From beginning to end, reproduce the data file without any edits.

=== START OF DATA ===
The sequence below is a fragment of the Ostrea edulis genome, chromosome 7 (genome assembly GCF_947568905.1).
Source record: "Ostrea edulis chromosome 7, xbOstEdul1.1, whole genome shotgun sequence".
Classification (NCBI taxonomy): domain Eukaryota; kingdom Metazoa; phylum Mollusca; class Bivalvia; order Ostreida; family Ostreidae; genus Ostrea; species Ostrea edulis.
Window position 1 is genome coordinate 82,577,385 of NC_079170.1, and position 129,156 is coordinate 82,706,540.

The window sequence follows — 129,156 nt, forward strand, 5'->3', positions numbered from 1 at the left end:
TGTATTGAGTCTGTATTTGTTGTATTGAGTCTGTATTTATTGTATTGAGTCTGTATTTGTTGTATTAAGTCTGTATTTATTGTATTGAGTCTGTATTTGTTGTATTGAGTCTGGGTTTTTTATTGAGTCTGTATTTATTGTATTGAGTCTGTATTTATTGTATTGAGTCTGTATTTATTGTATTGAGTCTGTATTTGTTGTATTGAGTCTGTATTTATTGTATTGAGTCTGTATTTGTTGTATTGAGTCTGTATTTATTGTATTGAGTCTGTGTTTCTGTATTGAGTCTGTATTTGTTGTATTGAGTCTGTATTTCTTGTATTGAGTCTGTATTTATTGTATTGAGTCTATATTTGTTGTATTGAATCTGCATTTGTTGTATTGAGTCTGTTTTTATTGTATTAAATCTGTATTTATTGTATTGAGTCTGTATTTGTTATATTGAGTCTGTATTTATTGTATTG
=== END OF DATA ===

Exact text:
The sequence below is a fragment of the Ostrea edulis genome, chromosome 7 (genome assembly GCF_947568905.1).
Source record: "Ostrea edulis chromosome 7, xbOstEdul1.1, whole genome shotgun sequence".
Classification (NCBI taxonomy): domain Eukaryota; kingdom Metazoa; phylum Mollusca; class Bivalvia; order Ostreida; family Ostreidae; genus Ostrea; species Ostrea edulis.
Window position 1 is genome coordinate 82,577,385 of NC_079170.1, and position 129,156 is coordinate 82,706,540.

The window sequence follows — 129,156 nt, forward strand, 5'->3', positions numbered from 1 at the left end:
TGTATTGAGTCTGTATTTGTTGTATTGAGTCTGTATTTATTGTATTGAGTCTGTATTTGTTGTATTAAGTCTGTATTTATTGTATTGAGTCTGTATTTGTTGTATTGAGTCTGGGTTTTTTATTGAGTCTGTATTTATTGTATTGAGTCTGTATTTATTGTATTGAGTCTGTATTTATTGTATTGAGTCTGTATTTGTTGTATTGAGTCTGTATTTATTGTATTGAGTCTGTATTTGTTGTATTGAGTCTGTATTTATTGTATTGAGTCTGTGTTTCTGTATTGAGTCTGTATTTGTTGTATTGAGTCTGTATTTCTTGTATTGAGTCTGTATTTATTGTATTGAGTCTATATTTGTTGTATTGAATCTGCATTTGTTGTATTGAGTCTGTTTTTATTGTATTAAATCTGTATTTATTGTATTGAGTCTGTATTTGTTATATTGAGTCTGTATTTATTGTATTG